Mitt Romney is going berserko over President Obama’s “you didn’t build that” comment. Even sharks don’t get that excited over blood in the water.
For the third straight day Romney ignored looking for his tax returns in his sock drawer and instead harped on Obama’s recent remarks about public infrastructure and individual initiative.
The Obama camp says the president was talking about the roads, bridges and education system that businesses rely on, not the businesses themselves.
The Romney camp says the president’s words weren’t an accident but rather a reflection of his hostility toward private business.
“It wasn’t a gaffe,” Romney said today. “It was his ideology. I don’t think the president understands what makes this country great.”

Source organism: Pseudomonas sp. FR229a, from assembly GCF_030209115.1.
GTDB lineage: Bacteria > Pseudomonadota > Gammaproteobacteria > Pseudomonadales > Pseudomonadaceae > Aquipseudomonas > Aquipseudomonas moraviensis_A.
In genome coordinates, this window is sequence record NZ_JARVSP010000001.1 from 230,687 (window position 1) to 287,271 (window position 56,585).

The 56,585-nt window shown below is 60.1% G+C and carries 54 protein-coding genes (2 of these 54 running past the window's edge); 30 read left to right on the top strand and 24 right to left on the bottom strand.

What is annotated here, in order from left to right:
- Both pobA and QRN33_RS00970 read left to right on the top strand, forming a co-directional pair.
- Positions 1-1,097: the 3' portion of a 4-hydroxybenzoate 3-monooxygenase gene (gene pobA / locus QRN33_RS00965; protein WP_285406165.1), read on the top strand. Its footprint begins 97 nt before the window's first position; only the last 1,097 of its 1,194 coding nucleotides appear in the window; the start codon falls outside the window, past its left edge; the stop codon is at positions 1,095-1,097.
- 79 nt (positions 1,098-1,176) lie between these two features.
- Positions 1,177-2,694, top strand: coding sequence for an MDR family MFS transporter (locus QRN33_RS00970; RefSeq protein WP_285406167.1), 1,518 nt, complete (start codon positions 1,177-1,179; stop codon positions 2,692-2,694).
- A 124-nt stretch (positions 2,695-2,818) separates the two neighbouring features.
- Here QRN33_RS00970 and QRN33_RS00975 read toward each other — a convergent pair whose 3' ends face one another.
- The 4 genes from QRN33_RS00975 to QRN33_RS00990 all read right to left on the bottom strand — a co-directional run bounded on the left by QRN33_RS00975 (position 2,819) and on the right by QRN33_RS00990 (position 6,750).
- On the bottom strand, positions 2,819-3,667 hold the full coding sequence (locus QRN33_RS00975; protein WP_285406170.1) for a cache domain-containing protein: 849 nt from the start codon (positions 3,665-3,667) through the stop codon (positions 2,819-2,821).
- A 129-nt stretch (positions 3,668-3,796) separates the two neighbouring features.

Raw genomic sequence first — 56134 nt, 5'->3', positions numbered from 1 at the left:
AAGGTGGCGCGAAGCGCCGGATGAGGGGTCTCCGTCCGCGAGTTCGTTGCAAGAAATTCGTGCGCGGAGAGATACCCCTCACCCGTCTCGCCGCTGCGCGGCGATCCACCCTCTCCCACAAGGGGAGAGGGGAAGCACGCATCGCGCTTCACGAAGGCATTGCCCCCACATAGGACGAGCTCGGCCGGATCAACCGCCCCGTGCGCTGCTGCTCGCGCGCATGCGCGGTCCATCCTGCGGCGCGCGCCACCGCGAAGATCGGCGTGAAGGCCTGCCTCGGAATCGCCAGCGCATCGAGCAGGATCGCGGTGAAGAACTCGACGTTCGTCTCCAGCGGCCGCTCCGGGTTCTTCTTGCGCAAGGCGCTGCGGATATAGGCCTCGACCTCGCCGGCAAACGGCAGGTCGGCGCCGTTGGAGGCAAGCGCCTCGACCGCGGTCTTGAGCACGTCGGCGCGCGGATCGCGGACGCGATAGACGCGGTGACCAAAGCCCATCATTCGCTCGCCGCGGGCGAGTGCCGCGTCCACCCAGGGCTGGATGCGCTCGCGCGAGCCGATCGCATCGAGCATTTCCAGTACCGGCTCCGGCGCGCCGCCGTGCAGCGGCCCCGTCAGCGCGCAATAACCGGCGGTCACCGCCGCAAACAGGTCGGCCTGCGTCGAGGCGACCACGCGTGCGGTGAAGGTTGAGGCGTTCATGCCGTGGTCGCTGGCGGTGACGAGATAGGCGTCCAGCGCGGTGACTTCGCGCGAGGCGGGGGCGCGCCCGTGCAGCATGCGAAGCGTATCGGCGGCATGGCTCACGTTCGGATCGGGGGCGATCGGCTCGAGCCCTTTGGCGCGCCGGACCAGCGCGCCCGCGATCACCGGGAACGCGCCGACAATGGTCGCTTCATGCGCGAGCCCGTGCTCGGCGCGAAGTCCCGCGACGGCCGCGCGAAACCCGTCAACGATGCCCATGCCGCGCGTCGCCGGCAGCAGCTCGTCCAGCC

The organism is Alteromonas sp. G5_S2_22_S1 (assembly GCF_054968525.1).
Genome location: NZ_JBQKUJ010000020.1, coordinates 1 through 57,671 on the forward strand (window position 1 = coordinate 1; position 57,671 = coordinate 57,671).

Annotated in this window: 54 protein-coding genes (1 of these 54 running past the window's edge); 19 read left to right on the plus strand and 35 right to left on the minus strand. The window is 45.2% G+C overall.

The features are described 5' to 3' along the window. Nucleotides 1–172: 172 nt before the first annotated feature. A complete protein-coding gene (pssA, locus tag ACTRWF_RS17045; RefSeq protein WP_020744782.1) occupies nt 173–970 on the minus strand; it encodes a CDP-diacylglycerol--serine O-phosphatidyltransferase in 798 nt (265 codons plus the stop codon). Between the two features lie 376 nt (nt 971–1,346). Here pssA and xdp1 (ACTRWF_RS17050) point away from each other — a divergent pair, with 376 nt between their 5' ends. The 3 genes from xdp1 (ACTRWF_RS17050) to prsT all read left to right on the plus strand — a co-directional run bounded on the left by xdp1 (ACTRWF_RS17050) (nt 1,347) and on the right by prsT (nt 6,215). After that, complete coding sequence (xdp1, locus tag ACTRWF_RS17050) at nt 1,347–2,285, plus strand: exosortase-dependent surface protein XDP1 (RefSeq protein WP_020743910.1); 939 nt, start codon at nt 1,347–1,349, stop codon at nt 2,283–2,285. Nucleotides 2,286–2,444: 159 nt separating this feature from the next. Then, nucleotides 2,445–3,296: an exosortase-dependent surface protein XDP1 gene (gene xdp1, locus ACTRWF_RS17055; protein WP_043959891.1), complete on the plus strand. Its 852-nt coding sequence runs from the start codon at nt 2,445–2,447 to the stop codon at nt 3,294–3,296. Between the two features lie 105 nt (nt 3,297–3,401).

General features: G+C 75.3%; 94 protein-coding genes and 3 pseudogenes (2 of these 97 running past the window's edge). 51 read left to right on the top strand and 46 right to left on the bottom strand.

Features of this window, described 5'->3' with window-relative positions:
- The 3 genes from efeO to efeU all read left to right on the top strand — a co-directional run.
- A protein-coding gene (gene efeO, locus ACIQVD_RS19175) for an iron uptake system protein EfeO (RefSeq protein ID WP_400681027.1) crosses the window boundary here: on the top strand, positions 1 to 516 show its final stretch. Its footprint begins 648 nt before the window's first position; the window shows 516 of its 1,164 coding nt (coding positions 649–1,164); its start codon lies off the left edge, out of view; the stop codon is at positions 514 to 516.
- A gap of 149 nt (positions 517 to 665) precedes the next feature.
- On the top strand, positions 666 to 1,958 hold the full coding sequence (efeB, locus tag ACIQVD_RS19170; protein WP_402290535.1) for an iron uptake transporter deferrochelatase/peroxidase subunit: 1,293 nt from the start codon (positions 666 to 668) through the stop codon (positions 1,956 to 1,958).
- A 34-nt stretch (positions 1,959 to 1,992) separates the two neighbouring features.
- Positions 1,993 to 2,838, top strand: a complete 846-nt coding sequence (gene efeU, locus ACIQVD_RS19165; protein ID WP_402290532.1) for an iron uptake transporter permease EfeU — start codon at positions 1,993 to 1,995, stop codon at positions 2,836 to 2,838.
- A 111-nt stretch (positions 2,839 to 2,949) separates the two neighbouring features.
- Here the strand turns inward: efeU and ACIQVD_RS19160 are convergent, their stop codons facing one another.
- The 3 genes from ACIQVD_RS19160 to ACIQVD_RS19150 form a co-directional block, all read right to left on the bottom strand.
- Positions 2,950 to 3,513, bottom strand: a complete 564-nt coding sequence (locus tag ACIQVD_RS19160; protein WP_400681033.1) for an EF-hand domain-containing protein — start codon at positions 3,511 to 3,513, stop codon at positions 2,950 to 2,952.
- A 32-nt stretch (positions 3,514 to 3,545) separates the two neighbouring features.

In case you were tied up sitting in traffic caused by road construction and missed it, this is what Obama said:
“If you were successful, somebody along the line gave you some help. Somebody helped to create this unbelievable American system that we have that allowed you to thrive. Somebody invested in roads and bridges. If you’ve got a business, you didn’t build that. Somebody else made that happen.”
Republicans construed those words as pouring a cauldron of boiling oil on entrepreneurs.
Now this is where it all gets silly and slightly confusing to those of you who never finished elementary school.
The Obama campaign’s “Truth Team” argues that the that in “you didn’t build that” clearly refers to roads and bridges that we count on the government to build and maintain.
Conservatives aren’t exactly swallowing that like Scotch.
Taking grammar to the mat, The Wall Street Journal’s James Taranto called the Obama campaign explanation “bunk, and not only because ‘business’ is more proximate to the pronoun ‘that’ and therefore its more likely antecedent. The Truth Team’s interpretation is ungrammatical. ‘Roads and bridges’ is plural; ‘that’ is singular. If the Team is right about Obama’s meaning, he should have said, ‘You didn’t build those.’”
On such grave matters of import a nation’s future fate hangs like a curveball thrown by the Phillies’ bullpen.